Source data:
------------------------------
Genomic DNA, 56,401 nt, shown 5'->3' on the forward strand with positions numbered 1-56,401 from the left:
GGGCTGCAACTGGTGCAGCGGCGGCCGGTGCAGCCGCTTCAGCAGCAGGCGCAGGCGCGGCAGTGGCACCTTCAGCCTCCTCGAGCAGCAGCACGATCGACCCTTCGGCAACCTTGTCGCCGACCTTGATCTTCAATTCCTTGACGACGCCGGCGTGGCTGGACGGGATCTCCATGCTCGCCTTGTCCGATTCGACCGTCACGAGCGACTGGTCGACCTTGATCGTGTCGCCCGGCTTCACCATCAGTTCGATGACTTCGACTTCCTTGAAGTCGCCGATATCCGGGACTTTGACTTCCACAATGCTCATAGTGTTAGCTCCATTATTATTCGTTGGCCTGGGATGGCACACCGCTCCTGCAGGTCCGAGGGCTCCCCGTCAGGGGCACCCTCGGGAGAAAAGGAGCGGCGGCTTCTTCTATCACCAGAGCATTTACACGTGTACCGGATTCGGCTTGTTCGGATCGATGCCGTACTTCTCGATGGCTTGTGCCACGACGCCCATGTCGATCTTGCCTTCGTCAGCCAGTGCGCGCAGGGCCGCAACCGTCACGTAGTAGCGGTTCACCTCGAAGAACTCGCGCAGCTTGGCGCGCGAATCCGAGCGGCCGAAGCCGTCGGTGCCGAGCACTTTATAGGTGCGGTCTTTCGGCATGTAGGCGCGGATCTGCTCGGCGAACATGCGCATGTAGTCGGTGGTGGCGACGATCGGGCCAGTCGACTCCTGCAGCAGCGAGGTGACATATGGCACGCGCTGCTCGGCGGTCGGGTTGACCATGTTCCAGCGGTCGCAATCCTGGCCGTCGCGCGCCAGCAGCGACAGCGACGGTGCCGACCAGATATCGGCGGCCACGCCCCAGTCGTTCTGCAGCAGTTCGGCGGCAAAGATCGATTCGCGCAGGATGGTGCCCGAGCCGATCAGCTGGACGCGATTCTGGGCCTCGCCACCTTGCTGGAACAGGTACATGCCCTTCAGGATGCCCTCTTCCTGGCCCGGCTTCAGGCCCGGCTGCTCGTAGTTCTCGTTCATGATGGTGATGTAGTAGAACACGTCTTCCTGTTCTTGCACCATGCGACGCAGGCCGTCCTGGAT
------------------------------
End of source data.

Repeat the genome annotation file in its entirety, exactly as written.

Genomic DNA, 56,401 nt, shown 5'->3' on the forward strand with positions numbered 1-56,401 from the left:
GGGCTGCAACTGGTGCAGCGGCGGCCGGTGCAGCCGCTTCAGCAGCAGGCGCAGGCGCGGCAGTGGCACCTTCAGCCTCCTCGAGCAGCAGCACGATCGACCCTTCGGCAACCTTGTCGCCGACCTTGATCTTCAATTCCTTGACGACGCCGGCGTGGCTGGACGGGATCTCCATGCTCGCCTTGTCCGATTCGACCGTCACGAGCGACTGGTCGACCTTGATCGTGTCGCCCGGCTTCACCATCAGTTCGATGACTTCGACTTCCTTGAAGTCGCCGATATCCGGGACTTTGACTTCCACAATGCTCATAGTGTTAGCTCCATTATTATTCGTTGGCCTGGGATGGCACACCGCTCCTGCAGGTCCGAGGGCTCCCCGTCAGGGGCACCCTCGGGAGAAAAGGAGCGGCGGCTTCTTCTATCACCAGAGCATTTACACGTGTACCGGATTCGGCTTGTTCGGATCGATGCCGTACTTCTCGATGGCTTGTGCCACGACGCCCATGTCGATCTTGCCTTCGTCAGCCAGTGCGCGCAGGGCCGCAACCGTCACGTAGTAGCGGTTCACCTCGAAGAACTCGCGCAGCTTGGCGCGCGAATCCGAGCGGCCGAAGCCGTCGGTGCCGAGCACTTTATAGGTGCGGTCTTTCGGCATGTAGGCGCGGATCTGCTCGGCGAACATGCGCATGTAGTCGGTGGTGGCGACGATCGGGCCAGTCGACTCCTGCAGCAGCGAGGTGACATATGGCACGCGCTGCTCGGCGGTCGGGTTGACCATGTTCCAGCGGTCGCAATCCTGGCCGTCGCGCGCCAGCAGCGACAGCGACGGTGCCGACCAGATATCGGCGGCCACGCCCCAGTCGTTCTGCAGCAGTTCGGCGGCAAAGATCGATTCGCGCAGGATGGTGCCCGAGCCGATCAGCTGGACGCGATTCTGGGCCTCGCCACCTTGCTGGAACAGGTACATGCCCTTCAGGATGCCCTCTTCCTGGCCCGGCTTCAGGCCCGGCTGCTCGTAGTTCTCGTTCATGATGGTGATGTAGTAGAACACGTCTTCCTGTTCTTGCACCATGCGACGCAGGCCGTCCTGGAT